cloud overcast the sky and soon a snowstorm came drifting in our faces,
and continued all night. At twelve o'clock we stopped to rest and feed
our cattle, and then pushed on till eight o'clock in the morning, when
we reached the Green River. The country between these streams is not so
barren as I was led to suppose. It is but little more so than much of
the ground we had passed over before, west of Fort Laramie. Green River
is about 1,000 feet lower than Big Sandy. Upon this stretch of forty
miles there is not a drop of water, and this is the reason why it is so
barren. Our cattle stood the drive very well. In the morning the sun
shone out clear and warm and the thin mantle of snow soon disappeared
beneath his beams. Distance, forty-six miles.

JUNE 18.

About 7 o'clock this morning we came within sight of Green River,
apparently not far off, but several hundred feet below us. After the
most disagreeable night's travel I ever experienced, we were elated at
the prospect of being so near a stopping-place, but on following the
trail we had to go about three miles further before we got down to the
river. Green River is about twenty rods wide here and so deep that it
has to be ferried. In the Spring it is said it can be forded, but it is
swollen now in consequence of the snow melting at its sources. There are
two ferries, which charge $7 per wagon. We made arrangements to have
ours crossed this evening, and accordingly they were taken over without
accident. I am told that four men were drowned the other day in
attempting to cross on a raft. Some companies find it difficult to make
their horses and cattle swim the stream, but ours went over without
trouble. We found the grass rather scarce near the ferry, and drove our
cattle three miles up the river, where it was first-rate. In company
with three others of our party, I went up about sundown to watch the
cattle over night. Nowhere upon the way have I found a more beautiful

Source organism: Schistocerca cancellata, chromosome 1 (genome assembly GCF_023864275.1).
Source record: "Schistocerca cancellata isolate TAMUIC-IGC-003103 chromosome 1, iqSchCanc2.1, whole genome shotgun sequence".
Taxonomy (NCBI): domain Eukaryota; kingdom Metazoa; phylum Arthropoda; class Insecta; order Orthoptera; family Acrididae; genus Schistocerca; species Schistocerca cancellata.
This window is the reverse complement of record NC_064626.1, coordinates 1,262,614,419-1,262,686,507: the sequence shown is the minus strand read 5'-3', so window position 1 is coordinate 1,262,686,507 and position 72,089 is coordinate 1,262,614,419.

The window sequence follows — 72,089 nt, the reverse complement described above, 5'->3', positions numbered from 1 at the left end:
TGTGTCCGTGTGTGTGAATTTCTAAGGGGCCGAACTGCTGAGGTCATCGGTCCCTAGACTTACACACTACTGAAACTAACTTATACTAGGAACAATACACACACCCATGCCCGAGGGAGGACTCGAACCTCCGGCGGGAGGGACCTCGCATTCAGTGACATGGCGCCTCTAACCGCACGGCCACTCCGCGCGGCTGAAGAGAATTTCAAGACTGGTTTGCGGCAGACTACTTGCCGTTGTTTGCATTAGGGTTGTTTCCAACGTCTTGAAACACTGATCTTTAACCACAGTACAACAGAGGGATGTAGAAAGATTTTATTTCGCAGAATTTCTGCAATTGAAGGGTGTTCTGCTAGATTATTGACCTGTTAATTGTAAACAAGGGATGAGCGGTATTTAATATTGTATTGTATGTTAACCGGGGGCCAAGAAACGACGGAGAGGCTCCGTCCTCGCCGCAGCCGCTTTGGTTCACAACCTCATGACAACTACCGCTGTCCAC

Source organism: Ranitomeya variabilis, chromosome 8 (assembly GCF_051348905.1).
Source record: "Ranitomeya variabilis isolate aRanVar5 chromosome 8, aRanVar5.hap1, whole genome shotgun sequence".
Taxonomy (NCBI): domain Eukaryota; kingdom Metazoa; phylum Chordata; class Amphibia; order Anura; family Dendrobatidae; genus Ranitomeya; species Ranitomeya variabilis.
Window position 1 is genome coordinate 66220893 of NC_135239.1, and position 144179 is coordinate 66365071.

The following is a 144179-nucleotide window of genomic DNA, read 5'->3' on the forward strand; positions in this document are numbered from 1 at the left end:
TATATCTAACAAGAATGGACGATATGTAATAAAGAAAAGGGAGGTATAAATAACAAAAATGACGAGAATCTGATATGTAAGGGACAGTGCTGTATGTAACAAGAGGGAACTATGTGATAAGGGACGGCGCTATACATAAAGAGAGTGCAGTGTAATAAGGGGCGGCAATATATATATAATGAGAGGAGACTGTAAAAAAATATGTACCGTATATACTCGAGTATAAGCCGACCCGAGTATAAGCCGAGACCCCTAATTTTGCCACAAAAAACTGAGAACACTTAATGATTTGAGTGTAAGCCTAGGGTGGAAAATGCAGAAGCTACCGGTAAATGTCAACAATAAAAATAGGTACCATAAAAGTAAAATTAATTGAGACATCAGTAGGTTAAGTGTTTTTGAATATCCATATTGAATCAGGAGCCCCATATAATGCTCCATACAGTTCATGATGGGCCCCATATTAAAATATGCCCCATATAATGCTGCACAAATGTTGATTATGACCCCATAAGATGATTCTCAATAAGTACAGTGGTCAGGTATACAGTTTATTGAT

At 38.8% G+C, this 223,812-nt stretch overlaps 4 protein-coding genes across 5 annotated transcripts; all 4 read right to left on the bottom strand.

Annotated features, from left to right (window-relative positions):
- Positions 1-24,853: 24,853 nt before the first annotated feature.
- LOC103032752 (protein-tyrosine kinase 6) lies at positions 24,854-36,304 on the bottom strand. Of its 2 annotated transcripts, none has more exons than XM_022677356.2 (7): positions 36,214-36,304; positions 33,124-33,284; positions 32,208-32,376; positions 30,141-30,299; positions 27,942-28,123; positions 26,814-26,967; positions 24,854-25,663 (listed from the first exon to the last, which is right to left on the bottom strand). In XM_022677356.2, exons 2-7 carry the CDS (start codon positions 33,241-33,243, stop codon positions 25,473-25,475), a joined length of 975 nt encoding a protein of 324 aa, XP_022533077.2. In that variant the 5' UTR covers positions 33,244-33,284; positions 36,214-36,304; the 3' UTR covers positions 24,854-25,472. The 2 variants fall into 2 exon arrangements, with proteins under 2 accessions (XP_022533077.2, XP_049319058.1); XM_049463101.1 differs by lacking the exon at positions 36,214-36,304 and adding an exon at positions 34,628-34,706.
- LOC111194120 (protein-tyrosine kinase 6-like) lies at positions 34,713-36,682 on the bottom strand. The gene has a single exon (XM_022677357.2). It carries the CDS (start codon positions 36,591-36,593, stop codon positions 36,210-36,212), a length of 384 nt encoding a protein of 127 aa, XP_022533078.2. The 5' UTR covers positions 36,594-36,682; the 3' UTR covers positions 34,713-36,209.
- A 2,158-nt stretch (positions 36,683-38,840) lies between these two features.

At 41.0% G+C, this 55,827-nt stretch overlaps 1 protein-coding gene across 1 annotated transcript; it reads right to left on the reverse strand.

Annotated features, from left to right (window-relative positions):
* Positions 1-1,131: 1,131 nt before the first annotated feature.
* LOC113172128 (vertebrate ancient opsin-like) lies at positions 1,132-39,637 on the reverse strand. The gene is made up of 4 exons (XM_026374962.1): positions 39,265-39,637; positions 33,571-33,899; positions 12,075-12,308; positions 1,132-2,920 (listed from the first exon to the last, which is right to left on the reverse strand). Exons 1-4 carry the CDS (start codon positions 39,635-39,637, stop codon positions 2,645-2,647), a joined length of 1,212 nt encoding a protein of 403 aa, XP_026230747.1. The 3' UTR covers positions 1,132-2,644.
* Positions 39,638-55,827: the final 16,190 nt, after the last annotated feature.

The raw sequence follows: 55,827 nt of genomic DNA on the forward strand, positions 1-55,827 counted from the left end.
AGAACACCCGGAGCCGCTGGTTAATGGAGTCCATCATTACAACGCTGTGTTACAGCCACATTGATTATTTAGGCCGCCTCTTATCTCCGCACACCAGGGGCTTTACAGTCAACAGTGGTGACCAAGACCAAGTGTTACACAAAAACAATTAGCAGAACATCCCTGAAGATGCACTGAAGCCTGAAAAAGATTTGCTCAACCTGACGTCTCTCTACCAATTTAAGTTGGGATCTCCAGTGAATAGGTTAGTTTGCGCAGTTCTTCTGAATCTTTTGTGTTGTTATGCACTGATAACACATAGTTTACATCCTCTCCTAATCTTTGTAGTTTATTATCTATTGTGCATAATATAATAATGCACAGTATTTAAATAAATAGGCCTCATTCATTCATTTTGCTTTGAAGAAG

place than this. The valley of the river is broad and Spring's first
fresh carpet of grass adorned with fragrant flowers. The numerous
varieties of shrubs divided and subdivided the valley into picturesque
lawns, and gave more variety to the scenery. We built a good fire of dry
wood, and spreading our buffalo robes upon the grass, we laid down to
rest, one watching at a time and being relieved at intervals by the

JUNE 19.

This morning we drove the cattle back to the wagons and taking breakfast
while our company were preparing to start, we were on the march by 7
o'clock. Here we entered a decidedly mountainous country and our road is
very crooked. After winding over and around the mountains for about
eight miles, we came to a tributary of Green River, which we expect to
travel up for several miles. We went two miles up this stream and rested
for an hour or two. We found good grass by driving our cattle across the
stream, which is narrow and deep. Quite a ludicrous incident occurred
here. As I said, the stream is deep, though narrow, our cattle being
compelled to swim it when only eight or ten yards wide. Well, when we
were ready to start, somebody must cross over to bring the cattle back.
After some equivocations, two men were chosen, and having undressed and
went a little higher up the stream, they plunged in, but instead of
swimming, they struck their knees upon the bottom, and having raised
upright in two feet depth of water, walked the remainder of the way
across, amid the laughter of the whole company. We crossed to the south
side of the stream about two miles further on and left it. After going
seven miles further we came to another, and two miles more, another
still, by which we stopped for the night. We see snow all round us and
have very cool nights. Distance, nineteen miles.

JUNE 20.

Continued our march over a mountainous country, the most rough I ever
saw. From some of the elevations we could see the trail for miles,
dotted with men, horses and, more distinctly, the white-covered wagons.
We passed numerous small streams, flowing from the mountains. After
going about seventeen miles, we reached Ham's Fork of Green River, and
encamped four miles beyond it on the open prairie, where we found good
grass, and water we had in store. The day has been pleasant, more so
than any we have had since we left the Sweet Water. This morning I had a
fine view of the Bear River Mountains, about seventy-five miles
distance, stretching around the sky from the south to the southwest.
Their summits are covered with spotless snow. At Ham's Fork I saw